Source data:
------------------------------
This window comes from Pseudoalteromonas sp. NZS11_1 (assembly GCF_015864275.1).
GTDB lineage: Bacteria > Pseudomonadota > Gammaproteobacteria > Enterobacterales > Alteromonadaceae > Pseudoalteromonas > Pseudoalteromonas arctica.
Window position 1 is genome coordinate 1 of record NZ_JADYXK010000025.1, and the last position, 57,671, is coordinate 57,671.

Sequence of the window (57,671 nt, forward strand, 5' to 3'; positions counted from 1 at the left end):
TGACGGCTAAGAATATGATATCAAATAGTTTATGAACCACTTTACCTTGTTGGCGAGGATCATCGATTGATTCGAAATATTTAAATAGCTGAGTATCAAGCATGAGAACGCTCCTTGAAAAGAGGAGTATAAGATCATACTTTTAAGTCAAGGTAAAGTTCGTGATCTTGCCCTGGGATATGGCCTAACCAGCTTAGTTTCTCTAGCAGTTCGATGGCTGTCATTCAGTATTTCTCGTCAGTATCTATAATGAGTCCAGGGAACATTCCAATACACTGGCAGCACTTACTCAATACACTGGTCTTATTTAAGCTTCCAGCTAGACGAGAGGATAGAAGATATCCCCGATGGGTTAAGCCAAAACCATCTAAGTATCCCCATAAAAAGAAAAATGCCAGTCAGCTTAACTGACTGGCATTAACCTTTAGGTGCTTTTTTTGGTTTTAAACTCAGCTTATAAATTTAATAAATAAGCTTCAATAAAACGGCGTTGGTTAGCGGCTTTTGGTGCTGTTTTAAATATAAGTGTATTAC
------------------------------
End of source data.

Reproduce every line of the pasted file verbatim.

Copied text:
This window comes from Pseudoalteromonas sp. NZS11_1 (assembly GCF_015864275.1).
GTDB lineage: Bacteria > Pseudomonadota > Gammaproteobacteria > Enterobacterales > Alteromonadaceae > Pseudoalteromonas > Pseudoalteromonas arctica.
Window position 1 is genome coordinate 1 of record NZ_JADYXK010000025.1, and the last position, 57,671, is coordinate 57,671.

Sequence of the window (57,671 nt, forward strand, 5' to 3'; positions counted from 1 at the left end):
TGACGGCTAAGAATATGATATCAAATAGTTTATGAACCACTTTACCTTGTTGGCGAGGATCATCGATTGATTCGAAATATTTAAATAGCTGAGTATCAAGCATGAGAACGCTCCTTGAAAAGAGGAGTATAAGATCATACTTTTAAGTCAAGGTAAAGTTCGTGATCTTGCCCTGGGATATGGCCTAACCAGCTTAGTTTCTCTAGCAGTTCGATGGCTGTCATTCAGTATTTCTCGTCAGTATCTATAATGAGTCCAGGGAACATTCCAATACACTGGCAGCACTTACTCAATACACTGGTCTTATTTAAGCTTCCAGCTAGACGAGAGGATAGAAGATATCCCCGATGGGTTAAGCCAAAACCATCTAAGTATCCCCATAAAAAGAAAAATGCCAGTCAGCTTAACTGACTGGCATTAACCTTTAGGTGCTTTTTTTGGTTTTAAACTCAGCTTATAAATTTAATAAATAAGCTTCAATAAAACGGCGTTGGTTAGCGGCTTTTGGTGCTGTTTTAAATATAAGTGTATTAC